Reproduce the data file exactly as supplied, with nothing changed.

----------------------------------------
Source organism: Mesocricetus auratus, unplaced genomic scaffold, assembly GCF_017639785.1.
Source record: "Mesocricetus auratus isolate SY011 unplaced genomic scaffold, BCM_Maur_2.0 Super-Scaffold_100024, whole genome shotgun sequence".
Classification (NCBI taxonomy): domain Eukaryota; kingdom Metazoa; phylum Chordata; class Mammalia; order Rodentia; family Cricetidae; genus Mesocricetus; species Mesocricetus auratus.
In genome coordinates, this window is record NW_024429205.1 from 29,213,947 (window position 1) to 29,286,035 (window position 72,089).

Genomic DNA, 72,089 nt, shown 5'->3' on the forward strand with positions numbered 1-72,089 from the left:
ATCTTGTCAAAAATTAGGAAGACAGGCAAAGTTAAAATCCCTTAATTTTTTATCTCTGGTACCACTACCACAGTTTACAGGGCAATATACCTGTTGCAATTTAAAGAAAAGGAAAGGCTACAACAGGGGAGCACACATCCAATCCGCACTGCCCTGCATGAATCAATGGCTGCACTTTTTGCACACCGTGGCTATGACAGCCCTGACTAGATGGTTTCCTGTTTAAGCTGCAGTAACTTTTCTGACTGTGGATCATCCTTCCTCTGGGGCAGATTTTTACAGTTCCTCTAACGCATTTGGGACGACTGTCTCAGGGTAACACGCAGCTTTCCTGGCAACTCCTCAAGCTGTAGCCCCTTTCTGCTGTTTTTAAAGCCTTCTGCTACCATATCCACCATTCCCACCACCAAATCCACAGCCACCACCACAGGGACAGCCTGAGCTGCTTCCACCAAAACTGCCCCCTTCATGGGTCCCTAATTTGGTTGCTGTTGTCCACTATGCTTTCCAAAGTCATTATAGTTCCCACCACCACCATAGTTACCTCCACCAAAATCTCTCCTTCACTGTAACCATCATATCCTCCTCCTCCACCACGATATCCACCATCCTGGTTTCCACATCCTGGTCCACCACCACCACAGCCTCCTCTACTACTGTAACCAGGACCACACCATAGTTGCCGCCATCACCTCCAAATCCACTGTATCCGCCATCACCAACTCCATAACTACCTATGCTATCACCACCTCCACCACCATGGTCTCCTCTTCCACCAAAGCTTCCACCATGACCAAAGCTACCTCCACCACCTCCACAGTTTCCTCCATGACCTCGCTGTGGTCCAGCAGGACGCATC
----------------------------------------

Source organism: Mesocricetus auratus, unplaced genomic scaffold, assembly GCF_017639785.1.
Source record: "Mesocricetus auratus isolate SY011 unplaced genomic scaffold, BCM_Maur_2.0 Super-Scaffold_100024, whole genome shotgun sequence".
Classification (NCBI taxonomy): domain Eukaryota; kingdom Metazoa; phylum Chordata; class Mammalia; order Rodentia; family Cricetidae; genus Mesocricetus; species Mesocricetus auratus.
In genome coordinates, this window is record NW_024429205.1 from 29,213,947 (window position 1) to 29,286,035 (window position 72,089).

Genomic DNA, 72,089 nt, shown 5'->3' on the forward strand with positions numbered 1-72,089 from the left:
ATCTTGTCAAAAATTAGGAAGACAGGCAAAGTTAAAATCCCTTAATTTTTTATCTCTGGTACCACTACCACAGTTTACAGGGCAATATACCTGTTGCAATTTAAAGAAAAGGAAAGGCTACAACAGGGGAGCACACATCCAATCCGCACTGCCCTGCATGAATCAATGGCTGCACTTTTTGCACACCGTGGCTATGACAGCCCTGACTAGATGGTTTCCTGTTTAAGCTGCAGTAACTTTTCTGACTGTGGATCATCCTTCCTCTGGGGCAGATTTTTACAGTTCCTCTAACGCATTTGGGACGACTGTCTCAGGGTAACACGCAGCTTTCCTGGCAACTCCTCAAGCTGTAGCCCCTTTCTGCTGTTTTTAAAGCCTTCTGCTACCATATCCACCATTCCCACCACCAAATCCACAGCCACCACCACAGGGACAGCCTGAGCTGCTTCCACCAAAACTGCCCCCTTCATGGGTCCCTAATTTGGTTGCTGTTGTCCACTATGCTTTCCAAAGTCATTATAGTTCCCACCACCACCATAGTTACCTCCACCAAAATCTCTCCTTCACTGTAACCATCATATCCTCCTCCTCCACCACGATATCCACCATCCTGGTTTCCACATCCTGGTCCACCACCACCACAGCCTCCTCTACTACTGTAACCAGGACCACACCATAGTTGCCGCCATCACCTCCAAATCCACTGTATCCGCCATCACCAACTCCATAACTACCTATGCTATCACCACCTCCACCACCATGGTCTCCTCTTCCACCAAAGCTTCCACCATGACCAAAGCTACCTCCACCACCTCCACAGTTTCCTCCATGACCTCGCTGTGGTCCAGCAGGACGCATC